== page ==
Jump to content


  • Posts

  • Joined

  • Last visited

Johny's Achievements


Contributor (2/6)



  1. NOT a meteorite the color inside looks the same so I guess the outer layer is not fusion... Oh well learned a lot about Meteorites and next time will just cut it right away. Thanks for all the help Cheers John
  2. Chase I agree the photos I took only with my iPhone makes the layer look lighter than what I see with my naked eye under the same lighting conditions, I had taken the photos directly under a very bright 10w LED light(5000k). Also not sure how thick a fusion crust is or if weathering can lighten the crust but apparently non-iron meteors have a lighter fusion layer. HT I was going to wait for UWO to get back to me but now I just want to find out what it is so probably tomorrow I will cut a small window with a saw, my brother has a diamond wet saw. John
  3. Chase after much research online I found out that pure Hematite is usually not magnetic or if it is only very weakly so. So based on this I wanted to confirm that the find was not Hematite or any other non-magnetic terrestrial mineral that marks. The streak test confirmed this for me as it left no markings. UWO has a flow chart that I have attached to help me in determining if my find is possibly a meteorite, I followed it and assuming the find is lighter in color once I cut a section off it might... just might be a Non-magnetic Meteorite. (Maybe the find is weakly magnetic? and the magnet I'm using is just not strong enough, I'm using a hard drive magnet) Flow chart answers: Is a magnet attracted to it? NO Is it heavier than other rocks ? NO (of the same size I presume) Does it have a dark, thin crust on the outside? YES Does it have a lighter color on the inside? YES (well maybe under very bright light looks like it might be but I need to cut a piece off to really see and will wait for UWO to respond before I do that) Cheers John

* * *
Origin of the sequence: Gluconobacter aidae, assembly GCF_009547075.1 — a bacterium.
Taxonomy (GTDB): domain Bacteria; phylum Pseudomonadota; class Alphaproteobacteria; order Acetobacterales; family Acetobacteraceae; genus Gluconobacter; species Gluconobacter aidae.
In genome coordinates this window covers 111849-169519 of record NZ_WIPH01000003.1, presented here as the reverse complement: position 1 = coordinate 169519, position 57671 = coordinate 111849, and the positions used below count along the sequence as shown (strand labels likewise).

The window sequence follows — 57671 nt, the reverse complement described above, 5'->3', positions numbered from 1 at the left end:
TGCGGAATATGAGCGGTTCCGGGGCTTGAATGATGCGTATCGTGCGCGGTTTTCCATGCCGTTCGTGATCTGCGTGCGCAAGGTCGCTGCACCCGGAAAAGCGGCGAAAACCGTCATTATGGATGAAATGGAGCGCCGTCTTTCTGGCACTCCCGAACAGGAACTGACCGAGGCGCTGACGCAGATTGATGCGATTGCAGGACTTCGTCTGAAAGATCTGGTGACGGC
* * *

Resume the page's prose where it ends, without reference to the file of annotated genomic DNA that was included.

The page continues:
4. Ok thanks Gary, they are local so should not be a problem if I get that far. They have an online form I just filled out and summitted pictures, will report back what they say. John
  5. I performed the following Streak test and it passed so I think my next step is to send the photos to the UWO (University of Western Ontario) professor. Iron ore is the most common meteor-wrong. Magnetite especially is very magnetic (hence its name) and hematite may or may not be mildly magnetic. Both these minerals may possibly be distinguished from meteoritic material by a characteristic known as 'streak'. You can test the streak very simply. If you take a common ceramic tile, such as a bathroom or kitchen tile, it has a smooth glazed slide and an unfinished dull side which is stuck to the floor/wall when installed. Take the sample which you think is a meteorite and scratch it quite vigorously on the unglazed side of the tile.If it leaves a black/gray streak (like a soft leaded pencil) the sample is likely magnetite, and if it leaves a vivid red to brown streak it is likely hematite. A stone meteorite, unless it is very heavily weathered will not normally leave a streak on the tile.
  6. Thanks for the feedback guys. mn90403 Of the Falls you posted Kitchener is the closest one to London about 80km's away. I found a website called American Meteor Society https://www.amsmeteors.org/ and found a recent large meteor event in my area Feb 27, 2021 here is the Link with a Map path: https://fireball.amsmeteors.org/members/imo_view/event/2021/1160 I might send the photos to our local University (UWO) they have a department that might be able to help me. Thanks John
  7. Meteorite or rock?Found this today kind of looks like possibly a Chromite meteorite but not sure so hoping some one could help. Browsed some pictures ofsmall Chromite meteorites on google images and seen some similar.Dimension is about 1.5" diameter and about 40 grams heavy. Not magnetic checked with magnet and my Garrett Pro-Pointer II detects nothing Found in London, Ontario, CanadaAny help would be greatThanksJohn
  • Create New...